There is a quick hack that you can use to convert your color palette to make it work for the dark mode. Try adding an extra 40% white layer on top of colored elements like buttons, texts, messages, and in general. It is not the only thing you can do, but you can try this as a starting point and then continue tweaking colors and testing everything, so it has a good contrast ratio, the text is readable.
White text in a Dark mode interface
The only problem here is that if you put 100% white text on a pure black background, it can decrease the readability of the text. The same goes for a pure white background on a 100% black text because it reflects too much light to focus on the words. So in the case of a dark mode, try to decrease the intensity of the white text. 95% or 90% should work. It can help to prevent eye strain.
How does an OLED display save power if pixels are not pure black?
Considering use cases about eye-straining and text readability I described above, you might think that there is no point in having a dark mode on OLED screens after all. However, on and off are not the only two states of OLED screens pixels. As the colors change from black to white, power consumption gradually increases. So at the end of the day, a white screen generally ends up consuming more power. Dark themes perform better than light themes in terms of power consumption.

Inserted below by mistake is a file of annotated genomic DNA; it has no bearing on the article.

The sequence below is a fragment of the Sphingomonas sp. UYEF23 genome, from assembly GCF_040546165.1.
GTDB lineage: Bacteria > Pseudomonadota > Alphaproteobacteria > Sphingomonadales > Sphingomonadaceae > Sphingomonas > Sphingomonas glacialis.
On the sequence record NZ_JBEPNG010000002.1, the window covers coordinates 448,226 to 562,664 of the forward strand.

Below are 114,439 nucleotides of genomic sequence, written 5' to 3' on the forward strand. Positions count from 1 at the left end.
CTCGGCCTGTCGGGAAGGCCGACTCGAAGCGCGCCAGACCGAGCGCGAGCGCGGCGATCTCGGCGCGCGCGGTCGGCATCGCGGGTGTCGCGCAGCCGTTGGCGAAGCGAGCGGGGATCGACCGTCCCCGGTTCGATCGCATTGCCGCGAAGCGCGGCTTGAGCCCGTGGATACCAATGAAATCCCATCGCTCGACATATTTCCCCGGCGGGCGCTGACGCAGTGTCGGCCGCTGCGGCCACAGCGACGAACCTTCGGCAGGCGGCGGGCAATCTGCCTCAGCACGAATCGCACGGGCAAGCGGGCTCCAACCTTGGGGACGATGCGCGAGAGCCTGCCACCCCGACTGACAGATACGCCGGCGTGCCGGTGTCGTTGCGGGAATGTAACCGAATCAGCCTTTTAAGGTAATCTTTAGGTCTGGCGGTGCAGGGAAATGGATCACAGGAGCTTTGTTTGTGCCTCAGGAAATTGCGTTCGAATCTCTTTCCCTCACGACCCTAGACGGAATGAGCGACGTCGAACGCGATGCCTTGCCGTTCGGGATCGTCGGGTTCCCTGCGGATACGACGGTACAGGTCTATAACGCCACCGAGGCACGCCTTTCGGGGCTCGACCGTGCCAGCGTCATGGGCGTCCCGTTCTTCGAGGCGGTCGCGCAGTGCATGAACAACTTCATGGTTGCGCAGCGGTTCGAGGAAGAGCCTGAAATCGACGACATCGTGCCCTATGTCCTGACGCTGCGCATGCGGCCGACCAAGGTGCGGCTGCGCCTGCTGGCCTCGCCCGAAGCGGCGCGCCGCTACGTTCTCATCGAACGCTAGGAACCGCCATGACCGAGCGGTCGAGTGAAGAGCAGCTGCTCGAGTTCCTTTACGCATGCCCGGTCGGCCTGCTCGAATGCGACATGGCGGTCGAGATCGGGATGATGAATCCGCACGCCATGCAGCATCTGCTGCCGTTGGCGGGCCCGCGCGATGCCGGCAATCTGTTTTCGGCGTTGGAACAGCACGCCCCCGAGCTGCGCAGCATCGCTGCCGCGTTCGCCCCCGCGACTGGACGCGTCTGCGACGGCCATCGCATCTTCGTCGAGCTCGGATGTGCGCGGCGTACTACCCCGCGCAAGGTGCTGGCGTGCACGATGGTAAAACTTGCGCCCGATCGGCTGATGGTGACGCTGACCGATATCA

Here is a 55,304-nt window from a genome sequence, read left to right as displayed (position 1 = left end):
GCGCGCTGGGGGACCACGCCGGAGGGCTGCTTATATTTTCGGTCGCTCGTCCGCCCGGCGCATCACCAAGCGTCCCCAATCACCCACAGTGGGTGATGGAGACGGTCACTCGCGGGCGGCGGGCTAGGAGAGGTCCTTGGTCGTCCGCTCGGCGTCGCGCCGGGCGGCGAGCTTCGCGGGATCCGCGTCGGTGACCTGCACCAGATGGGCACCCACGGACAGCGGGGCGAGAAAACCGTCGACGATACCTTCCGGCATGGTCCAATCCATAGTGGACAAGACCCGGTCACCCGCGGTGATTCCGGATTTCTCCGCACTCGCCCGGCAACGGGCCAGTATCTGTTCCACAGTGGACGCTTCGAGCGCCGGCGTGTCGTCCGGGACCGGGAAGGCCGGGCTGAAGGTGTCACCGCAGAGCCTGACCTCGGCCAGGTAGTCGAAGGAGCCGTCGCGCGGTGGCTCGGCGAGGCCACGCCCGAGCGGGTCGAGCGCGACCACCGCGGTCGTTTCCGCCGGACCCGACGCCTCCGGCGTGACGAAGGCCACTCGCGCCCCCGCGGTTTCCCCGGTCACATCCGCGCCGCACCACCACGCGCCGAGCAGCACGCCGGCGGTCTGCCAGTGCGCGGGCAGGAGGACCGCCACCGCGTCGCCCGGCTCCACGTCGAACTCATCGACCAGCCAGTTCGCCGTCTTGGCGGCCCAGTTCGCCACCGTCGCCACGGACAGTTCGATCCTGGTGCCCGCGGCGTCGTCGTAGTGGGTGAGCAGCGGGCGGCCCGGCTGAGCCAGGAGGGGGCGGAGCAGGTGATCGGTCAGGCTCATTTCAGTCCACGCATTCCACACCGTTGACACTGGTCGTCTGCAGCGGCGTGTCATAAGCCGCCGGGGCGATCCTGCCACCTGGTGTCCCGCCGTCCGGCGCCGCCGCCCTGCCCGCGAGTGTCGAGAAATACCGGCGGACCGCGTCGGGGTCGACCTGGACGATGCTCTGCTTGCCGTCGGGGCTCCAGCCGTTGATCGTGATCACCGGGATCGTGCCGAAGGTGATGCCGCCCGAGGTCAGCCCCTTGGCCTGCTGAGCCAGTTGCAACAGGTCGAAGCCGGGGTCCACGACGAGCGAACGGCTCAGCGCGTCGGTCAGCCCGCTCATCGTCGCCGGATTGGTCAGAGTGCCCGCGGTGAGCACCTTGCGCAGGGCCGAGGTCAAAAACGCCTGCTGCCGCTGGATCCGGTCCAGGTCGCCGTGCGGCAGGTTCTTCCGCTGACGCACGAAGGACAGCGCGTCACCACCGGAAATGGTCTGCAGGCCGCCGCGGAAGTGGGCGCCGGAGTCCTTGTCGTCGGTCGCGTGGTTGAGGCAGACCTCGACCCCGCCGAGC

Can an app be completely dark without a light theme?
It might be the case in the future when we have the next generations of OLED displays or even better screen technologies.
Currently, it's quite challenging to use dark mode in the daytime, notably in a bright environment and if you have reflections from shiny objects. The solution here can be improved brightness of OLED and a way to reduce reflections on screens. It is something that might make it possible to use a dark mode all the time.
We can't change it with a design only, but we can prevent poor user experience by providing users with two versions: light and dark, at least for now.
Latest Dark Mode Design Examples
Dark Mode in iOS 13
Nightfall Dark Mode Design System
Dark Theme in Material Design
Our eyes are not used to so much screen time. Especially late in the evening. The dark mode is a solution, and it's better to have it to cover all the use cases people might have.
The only reason not to implement a dark mode is if you are 100% sure that your users are using it only in a day time, but I think it could be a rare case.
Also, I recommend you to think about the way of how to have the ability to switch to dark mode automatically when the time is right.
For example, if you use the Nightshift feature in iOS, you might know that there is a way to automatically switch it on during sunset time and switch off on sunrise.
Another example is the Twitter app. The Dark Mode in the app switches automatically. I found it useful in cases like if you, for instance, didn't use your phone for a couple of hours during sunset hours and then decided to check Twitter. Instead of killing your eyes with the bright screen, it automatically shows the dark version of the app, which is gentle on your eyes and feels like it should be this way everywhere in iOS.